Tennessee Improving Patient Safety (TIPS) Awards Program

Recognizing Excellence in Improving Quality and Patient Safety

The Tennessee Improving Patient Safety (TIPS) Award recognizes health care organizations for achievement in reducing the risk of medical errors and improving patient safety and medical outcomes in Tennessee

Program Description


The goals of the Patient Safety Awards Program are to raise awareness of the need for an organizational commitment to exceptional patient-centered efforts to create and improve systems that will ultimately improve the quality of care and to communicate successful programs and strategies to other health care providers.

The Tennessee Improving Patient Safety Awards Program honors healthcare organizations that:

  1. Have committed to achieving health care that is patient centered and system based. 
  2. Can document progress in achieving multiple aims. 
  3. Can demonstrate proven reduction in errors and/or risk of errors with improvements in patient safety and quality of care.



There are eight  categories to be recognized: (1) Hospitals under 100 beds, (2) Hospitals with 100-299 beds, (3) Hospitals over 300 beds, (4) Long Term Care- Nursing Homes, (5) Long Term Care- Assisted Care Living and Residential Homes for the Aged, (6) Community Partnerships or Coalitions (7) Health Care Systems and (8) Other- includes, but not limited to Ambulatory Surgical Treatment Centers, Alcohol and Drug Centers, Physician Practices, End-Stage Renal Dialysis clinics, etc.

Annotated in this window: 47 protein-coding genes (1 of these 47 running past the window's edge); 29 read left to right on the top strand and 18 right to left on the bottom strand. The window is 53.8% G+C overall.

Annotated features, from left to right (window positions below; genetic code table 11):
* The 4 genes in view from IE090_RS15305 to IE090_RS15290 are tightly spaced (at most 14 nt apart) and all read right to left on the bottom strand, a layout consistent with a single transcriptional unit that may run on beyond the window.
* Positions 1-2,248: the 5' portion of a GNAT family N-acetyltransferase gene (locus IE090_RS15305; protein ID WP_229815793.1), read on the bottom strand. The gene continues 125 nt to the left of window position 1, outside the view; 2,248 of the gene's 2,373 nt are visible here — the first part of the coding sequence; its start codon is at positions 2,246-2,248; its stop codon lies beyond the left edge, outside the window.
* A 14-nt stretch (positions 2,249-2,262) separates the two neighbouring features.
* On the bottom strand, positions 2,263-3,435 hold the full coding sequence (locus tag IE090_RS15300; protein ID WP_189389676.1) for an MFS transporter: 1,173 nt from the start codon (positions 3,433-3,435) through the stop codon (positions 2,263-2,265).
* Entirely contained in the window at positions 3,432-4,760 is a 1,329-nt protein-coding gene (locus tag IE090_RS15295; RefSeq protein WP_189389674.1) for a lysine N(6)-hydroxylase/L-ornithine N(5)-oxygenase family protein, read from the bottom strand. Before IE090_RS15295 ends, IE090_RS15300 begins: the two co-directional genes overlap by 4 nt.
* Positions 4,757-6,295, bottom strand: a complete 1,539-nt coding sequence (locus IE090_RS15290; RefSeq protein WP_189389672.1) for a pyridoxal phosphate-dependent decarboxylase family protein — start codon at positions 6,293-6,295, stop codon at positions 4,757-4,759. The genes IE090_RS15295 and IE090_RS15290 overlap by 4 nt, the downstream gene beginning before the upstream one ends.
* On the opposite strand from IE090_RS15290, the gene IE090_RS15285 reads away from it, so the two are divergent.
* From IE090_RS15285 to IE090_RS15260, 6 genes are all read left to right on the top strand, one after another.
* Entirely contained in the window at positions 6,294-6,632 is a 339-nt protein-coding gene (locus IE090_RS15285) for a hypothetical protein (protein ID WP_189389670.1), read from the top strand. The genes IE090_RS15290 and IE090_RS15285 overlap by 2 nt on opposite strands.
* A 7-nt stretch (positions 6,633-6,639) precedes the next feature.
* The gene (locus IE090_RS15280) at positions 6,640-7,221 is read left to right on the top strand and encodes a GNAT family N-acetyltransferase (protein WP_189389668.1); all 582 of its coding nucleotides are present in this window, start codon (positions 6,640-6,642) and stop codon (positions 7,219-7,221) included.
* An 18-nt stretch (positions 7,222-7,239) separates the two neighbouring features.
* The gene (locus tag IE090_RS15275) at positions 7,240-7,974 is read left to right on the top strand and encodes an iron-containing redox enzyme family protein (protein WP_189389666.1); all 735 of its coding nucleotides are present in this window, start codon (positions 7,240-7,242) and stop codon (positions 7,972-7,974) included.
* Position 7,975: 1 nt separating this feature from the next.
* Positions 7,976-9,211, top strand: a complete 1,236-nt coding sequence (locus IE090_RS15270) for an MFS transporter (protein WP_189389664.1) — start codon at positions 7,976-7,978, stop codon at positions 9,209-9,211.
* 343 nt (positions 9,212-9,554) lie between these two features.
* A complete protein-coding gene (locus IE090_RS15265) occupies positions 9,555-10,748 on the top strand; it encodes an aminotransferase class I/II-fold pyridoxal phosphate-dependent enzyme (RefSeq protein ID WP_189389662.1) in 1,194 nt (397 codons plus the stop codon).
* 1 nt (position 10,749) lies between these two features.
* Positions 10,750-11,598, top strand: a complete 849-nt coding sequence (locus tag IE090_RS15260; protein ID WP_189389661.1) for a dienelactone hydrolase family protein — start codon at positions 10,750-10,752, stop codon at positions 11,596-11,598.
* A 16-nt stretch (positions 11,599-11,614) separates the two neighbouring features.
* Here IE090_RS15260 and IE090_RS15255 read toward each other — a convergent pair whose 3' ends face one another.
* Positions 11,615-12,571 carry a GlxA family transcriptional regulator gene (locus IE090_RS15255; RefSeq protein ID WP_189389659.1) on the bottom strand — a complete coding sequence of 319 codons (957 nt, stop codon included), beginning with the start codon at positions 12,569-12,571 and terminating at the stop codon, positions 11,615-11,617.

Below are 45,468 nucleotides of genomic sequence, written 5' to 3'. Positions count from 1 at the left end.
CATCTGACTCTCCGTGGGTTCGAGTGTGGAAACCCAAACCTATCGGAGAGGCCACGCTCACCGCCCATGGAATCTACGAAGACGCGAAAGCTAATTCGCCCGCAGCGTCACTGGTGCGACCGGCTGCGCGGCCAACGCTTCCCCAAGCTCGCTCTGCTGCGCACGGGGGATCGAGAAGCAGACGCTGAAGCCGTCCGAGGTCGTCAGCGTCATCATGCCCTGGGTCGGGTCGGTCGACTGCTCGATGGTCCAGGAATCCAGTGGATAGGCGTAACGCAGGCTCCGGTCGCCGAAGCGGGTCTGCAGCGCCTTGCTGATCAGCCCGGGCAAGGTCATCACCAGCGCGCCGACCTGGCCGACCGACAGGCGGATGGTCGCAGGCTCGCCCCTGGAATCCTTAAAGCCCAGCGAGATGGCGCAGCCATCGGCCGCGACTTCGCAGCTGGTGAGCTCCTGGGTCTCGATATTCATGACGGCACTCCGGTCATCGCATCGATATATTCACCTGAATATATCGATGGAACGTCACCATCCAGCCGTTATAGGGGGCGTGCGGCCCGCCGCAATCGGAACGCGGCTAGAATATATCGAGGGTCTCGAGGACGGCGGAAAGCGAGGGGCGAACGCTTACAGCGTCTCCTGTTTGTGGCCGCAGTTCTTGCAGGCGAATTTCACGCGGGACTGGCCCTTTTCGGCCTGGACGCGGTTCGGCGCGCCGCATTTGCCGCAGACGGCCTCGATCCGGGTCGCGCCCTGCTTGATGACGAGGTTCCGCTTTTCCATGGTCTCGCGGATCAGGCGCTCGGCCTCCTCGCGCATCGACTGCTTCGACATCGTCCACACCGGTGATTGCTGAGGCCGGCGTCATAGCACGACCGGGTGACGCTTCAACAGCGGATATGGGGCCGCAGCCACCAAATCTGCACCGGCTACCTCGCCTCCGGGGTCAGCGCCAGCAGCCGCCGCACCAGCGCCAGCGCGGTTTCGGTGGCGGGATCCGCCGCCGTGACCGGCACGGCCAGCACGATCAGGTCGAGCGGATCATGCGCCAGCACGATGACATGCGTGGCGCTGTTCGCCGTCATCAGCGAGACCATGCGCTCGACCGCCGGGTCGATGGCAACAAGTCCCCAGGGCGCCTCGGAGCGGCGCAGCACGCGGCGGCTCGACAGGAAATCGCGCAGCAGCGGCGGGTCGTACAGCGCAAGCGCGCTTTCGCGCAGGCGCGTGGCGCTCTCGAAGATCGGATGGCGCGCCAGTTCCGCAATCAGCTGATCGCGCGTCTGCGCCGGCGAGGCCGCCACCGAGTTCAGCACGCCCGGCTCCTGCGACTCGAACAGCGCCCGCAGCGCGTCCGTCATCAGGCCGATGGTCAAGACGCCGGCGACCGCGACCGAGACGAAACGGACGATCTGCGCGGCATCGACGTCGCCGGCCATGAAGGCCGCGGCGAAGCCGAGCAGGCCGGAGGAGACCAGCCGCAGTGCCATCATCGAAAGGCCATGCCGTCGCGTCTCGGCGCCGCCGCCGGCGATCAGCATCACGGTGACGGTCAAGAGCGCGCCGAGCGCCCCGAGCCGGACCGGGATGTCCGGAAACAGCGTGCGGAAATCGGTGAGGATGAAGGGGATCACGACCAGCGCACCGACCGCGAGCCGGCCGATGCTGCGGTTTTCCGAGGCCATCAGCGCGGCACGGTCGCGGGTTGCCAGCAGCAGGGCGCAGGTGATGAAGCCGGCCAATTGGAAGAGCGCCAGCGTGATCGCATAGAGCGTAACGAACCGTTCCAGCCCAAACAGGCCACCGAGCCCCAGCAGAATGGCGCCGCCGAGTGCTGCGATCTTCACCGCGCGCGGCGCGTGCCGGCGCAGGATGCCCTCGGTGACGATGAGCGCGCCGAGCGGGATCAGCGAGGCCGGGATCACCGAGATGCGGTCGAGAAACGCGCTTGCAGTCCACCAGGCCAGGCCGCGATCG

Awards may not necessarily be given in each category every year depending on the applications submitted.

Evaluation Components

In the submitted entry, each applicant must demonstrate participation in or implementation of programs/initiatives that have been proven to reduce errors and/or risk of errors, improve patient safety and outcomes. The program/initiative must have been developed and implemented for at least six months in order to be considered. Each application will be evaluated on a point system based on the following components:

  • Data driven (20%)
  • Leadership commitment and support (20%)
  • Performance Improvement action(s) and results (15%)
  • Creativity and innovation (15%)
  • Practical to implement and administer (10%)
  • Transferable across settings and organizations (10%)
  • Multi-disciplinary team participation (10%)